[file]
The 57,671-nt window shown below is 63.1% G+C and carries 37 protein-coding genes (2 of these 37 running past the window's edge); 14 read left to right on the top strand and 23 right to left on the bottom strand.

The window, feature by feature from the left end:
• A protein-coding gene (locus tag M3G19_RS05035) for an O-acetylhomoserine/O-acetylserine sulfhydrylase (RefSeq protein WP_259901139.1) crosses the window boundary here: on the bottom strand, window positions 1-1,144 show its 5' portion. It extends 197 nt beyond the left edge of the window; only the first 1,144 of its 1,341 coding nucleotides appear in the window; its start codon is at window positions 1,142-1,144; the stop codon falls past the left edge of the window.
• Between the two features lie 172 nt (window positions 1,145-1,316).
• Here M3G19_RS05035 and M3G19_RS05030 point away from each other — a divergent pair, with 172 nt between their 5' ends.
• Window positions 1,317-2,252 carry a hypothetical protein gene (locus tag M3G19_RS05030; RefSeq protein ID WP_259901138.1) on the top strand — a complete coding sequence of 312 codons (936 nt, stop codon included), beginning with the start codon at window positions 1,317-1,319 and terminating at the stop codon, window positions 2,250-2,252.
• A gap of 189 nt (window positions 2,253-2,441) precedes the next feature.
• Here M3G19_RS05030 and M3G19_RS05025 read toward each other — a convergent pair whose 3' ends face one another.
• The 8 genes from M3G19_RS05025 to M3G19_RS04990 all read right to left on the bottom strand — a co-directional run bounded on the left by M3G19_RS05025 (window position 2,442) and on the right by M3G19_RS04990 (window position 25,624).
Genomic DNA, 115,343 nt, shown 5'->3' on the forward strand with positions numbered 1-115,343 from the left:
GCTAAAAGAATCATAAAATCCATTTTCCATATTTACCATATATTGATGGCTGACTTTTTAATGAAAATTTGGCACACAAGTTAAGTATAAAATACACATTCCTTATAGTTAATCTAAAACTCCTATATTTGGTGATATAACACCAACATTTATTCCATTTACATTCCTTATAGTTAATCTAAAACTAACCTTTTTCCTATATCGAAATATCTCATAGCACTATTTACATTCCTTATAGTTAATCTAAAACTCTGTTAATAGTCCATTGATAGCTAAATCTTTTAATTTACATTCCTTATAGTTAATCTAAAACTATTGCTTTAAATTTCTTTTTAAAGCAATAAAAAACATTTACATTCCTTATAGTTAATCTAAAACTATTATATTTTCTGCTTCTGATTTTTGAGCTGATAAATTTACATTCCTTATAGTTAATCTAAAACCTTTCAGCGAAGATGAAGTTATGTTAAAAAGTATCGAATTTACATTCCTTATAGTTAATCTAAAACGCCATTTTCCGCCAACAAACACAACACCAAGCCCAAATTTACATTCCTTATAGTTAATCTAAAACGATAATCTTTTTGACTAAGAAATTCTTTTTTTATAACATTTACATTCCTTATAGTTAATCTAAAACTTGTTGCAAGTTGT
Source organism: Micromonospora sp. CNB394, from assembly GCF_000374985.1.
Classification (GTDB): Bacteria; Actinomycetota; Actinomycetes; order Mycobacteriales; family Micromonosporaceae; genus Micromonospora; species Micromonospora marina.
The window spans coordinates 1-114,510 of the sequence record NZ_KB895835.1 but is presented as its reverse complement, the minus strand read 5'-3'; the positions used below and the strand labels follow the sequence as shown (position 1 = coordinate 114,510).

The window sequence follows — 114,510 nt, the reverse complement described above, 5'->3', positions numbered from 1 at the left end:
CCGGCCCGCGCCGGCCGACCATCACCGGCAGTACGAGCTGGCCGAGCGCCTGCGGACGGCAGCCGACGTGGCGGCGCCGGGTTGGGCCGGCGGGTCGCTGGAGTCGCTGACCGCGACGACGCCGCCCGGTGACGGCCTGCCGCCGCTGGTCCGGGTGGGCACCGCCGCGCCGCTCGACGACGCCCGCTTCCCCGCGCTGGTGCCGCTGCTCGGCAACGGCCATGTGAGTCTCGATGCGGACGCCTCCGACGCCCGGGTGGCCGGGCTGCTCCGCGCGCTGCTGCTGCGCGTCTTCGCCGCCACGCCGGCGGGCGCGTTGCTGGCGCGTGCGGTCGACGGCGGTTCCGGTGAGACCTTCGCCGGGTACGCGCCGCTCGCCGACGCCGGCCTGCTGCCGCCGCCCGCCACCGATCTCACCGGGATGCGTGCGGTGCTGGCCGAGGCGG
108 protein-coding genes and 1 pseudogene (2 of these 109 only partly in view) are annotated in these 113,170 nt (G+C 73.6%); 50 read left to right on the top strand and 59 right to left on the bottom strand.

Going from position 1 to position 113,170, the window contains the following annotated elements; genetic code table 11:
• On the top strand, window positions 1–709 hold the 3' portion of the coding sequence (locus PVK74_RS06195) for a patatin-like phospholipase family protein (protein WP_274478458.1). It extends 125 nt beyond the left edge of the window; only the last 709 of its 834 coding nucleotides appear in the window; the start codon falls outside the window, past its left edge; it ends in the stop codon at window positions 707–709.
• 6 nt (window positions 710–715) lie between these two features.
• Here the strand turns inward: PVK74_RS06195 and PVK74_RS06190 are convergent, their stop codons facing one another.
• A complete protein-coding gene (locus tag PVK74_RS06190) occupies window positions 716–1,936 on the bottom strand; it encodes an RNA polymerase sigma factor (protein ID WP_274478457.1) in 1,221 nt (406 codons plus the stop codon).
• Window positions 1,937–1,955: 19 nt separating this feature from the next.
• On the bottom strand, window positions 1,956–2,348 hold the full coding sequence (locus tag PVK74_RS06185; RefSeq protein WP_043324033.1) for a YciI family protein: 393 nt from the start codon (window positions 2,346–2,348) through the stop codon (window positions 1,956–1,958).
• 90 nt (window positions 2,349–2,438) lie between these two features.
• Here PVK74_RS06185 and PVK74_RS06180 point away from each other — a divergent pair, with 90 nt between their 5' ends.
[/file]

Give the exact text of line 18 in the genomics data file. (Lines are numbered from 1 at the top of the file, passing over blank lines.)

Going from position 1 to position 113,170, the window contains the following annotated elements; genetic code table 11: